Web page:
Domestic assault is a more specific version of assault that carries both additional direct penalties and additional long-term consequences, as we’ll cover below.
First, in order to commit domestic assault, one has to commit an assault. An assault is one of three things:
Intentionally, knowingly, or recklessly causing bodily injury to another;
Intentionally or knowingly causing another to reasonably fear imminent bodily injury; or
Intentionally or knowingly causing physical contact with another and a reasonable person would regard the contact as extremely offensive or provocative.
As you can see, the definition of what constitutes assault is very broad. In order to be convicted of domestic assault the assault must be committed against, generally, a family member, spouse or former spouse, or someone with who the person has had a sexual relationship.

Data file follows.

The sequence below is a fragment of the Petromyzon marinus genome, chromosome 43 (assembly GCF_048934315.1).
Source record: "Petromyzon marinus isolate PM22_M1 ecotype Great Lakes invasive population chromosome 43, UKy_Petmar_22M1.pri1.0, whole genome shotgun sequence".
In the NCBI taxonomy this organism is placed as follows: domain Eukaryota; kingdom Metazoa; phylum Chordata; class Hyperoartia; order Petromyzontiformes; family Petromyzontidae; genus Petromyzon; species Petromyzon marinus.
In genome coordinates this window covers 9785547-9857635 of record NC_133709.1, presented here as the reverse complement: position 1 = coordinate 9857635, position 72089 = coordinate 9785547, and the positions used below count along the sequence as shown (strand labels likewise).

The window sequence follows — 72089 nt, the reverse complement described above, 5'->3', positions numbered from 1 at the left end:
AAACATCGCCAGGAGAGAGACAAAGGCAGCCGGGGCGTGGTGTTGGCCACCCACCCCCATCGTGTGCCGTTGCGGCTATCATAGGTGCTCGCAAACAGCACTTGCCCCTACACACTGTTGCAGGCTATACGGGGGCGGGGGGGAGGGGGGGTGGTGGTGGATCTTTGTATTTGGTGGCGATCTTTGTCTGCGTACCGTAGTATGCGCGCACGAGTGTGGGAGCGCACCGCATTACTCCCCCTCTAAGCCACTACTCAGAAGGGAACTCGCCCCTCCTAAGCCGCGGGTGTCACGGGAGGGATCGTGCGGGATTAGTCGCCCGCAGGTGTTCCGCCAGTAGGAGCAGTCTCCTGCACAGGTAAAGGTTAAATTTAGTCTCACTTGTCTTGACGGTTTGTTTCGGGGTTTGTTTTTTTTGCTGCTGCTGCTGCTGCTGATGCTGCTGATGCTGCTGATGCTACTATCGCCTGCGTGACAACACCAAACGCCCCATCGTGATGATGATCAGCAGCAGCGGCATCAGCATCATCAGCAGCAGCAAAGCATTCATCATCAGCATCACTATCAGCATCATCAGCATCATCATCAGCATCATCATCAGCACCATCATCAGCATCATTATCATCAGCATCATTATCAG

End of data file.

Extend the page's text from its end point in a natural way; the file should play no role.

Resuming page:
One way domestic assault differs from assault is that second and subsequent offenses carry mandatory jail time, starting at 30 days consecutive and the going up to 90 days.
Another serious consequence of a domestic violence conviction is its lifetime ban on firearms and ammunition possession. If convicted of domestic violence, you will no longer be able to own or possess a firearm for the rest of your life.
Not everyone charges with domestic assault is guilty or will be convicted. Each case is different and a thorough investigation of the facts and circumstances by a qualified attorney often uncovers defenses to the charge. Potential defenses include self-defense, inability by the State to prove the offense beyond a reasonable doubt, false report or dishonesty in bringing the charges, particularly when there is a strong motive to do so, and other defenses that relate to the applicability of the conduct to the statute.